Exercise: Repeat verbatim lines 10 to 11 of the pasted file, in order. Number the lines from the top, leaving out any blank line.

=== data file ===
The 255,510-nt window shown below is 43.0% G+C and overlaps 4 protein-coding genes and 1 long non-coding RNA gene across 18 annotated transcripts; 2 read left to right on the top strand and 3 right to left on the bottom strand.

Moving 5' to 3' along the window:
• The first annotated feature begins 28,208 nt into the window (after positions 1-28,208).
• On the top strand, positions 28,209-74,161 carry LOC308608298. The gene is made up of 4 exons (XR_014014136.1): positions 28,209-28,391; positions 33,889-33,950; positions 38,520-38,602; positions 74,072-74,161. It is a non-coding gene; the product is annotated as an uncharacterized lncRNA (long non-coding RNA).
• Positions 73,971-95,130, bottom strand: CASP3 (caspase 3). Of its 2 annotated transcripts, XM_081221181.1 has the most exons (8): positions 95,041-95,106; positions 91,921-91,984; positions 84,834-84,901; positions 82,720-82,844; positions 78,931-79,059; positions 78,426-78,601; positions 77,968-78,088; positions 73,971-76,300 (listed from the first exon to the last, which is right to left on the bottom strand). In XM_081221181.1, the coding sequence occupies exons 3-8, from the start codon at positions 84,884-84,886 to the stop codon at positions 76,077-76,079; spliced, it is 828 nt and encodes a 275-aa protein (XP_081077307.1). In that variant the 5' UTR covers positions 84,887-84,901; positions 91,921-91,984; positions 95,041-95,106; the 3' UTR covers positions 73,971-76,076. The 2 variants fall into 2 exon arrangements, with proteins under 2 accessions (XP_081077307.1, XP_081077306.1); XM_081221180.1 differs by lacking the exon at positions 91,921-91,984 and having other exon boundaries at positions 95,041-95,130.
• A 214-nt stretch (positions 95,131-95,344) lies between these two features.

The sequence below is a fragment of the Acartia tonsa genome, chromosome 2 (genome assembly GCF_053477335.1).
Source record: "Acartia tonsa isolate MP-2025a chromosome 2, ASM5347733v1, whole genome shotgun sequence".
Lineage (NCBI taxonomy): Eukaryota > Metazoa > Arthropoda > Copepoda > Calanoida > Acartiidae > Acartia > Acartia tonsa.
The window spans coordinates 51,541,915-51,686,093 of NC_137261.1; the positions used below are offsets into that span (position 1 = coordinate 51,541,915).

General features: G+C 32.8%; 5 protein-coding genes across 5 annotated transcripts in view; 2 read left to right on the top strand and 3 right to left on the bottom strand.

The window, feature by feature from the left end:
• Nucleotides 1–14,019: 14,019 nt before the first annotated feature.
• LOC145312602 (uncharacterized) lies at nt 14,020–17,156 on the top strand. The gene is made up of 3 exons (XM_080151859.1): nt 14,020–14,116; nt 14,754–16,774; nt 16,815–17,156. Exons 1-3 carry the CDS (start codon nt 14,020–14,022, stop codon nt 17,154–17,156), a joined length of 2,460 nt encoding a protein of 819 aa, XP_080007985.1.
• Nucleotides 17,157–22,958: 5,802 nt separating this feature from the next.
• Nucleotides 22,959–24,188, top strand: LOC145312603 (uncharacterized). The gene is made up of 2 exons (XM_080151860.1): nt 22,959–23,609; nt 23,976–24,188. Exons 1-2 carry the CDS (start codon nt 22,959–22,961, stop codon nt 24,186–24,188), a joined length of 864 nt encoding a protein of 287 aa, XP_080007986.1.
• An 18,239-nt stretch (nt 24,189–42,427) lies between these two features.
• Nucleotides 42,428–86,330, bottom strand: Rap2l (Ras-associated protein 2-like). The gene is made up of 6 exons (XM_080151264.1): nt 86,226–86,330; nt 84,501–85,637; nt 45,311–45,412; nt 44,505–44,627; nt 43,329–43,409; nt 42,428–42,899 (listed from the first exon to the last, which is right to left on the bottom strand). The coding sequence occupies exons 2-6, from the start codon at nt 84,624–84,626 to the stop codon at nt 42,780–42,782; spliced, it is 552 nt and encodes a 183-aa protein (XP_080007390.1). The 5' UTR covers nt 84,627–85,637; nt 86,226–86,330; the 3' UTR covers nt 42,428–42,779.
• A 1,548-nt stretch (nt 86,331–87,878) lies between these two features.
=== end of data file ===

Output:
The window spans coordinates 51,541,915-51,686,093 of NC_137261.1; the positions used below are offsets into that span (position 1 = coordinate 51,541,915).

General features: G+C 32.8%; 5 protein-coding genes across 5 annotated transcripts in view; 2 read left to right on the top strand and 3 right to left on the bottom strand.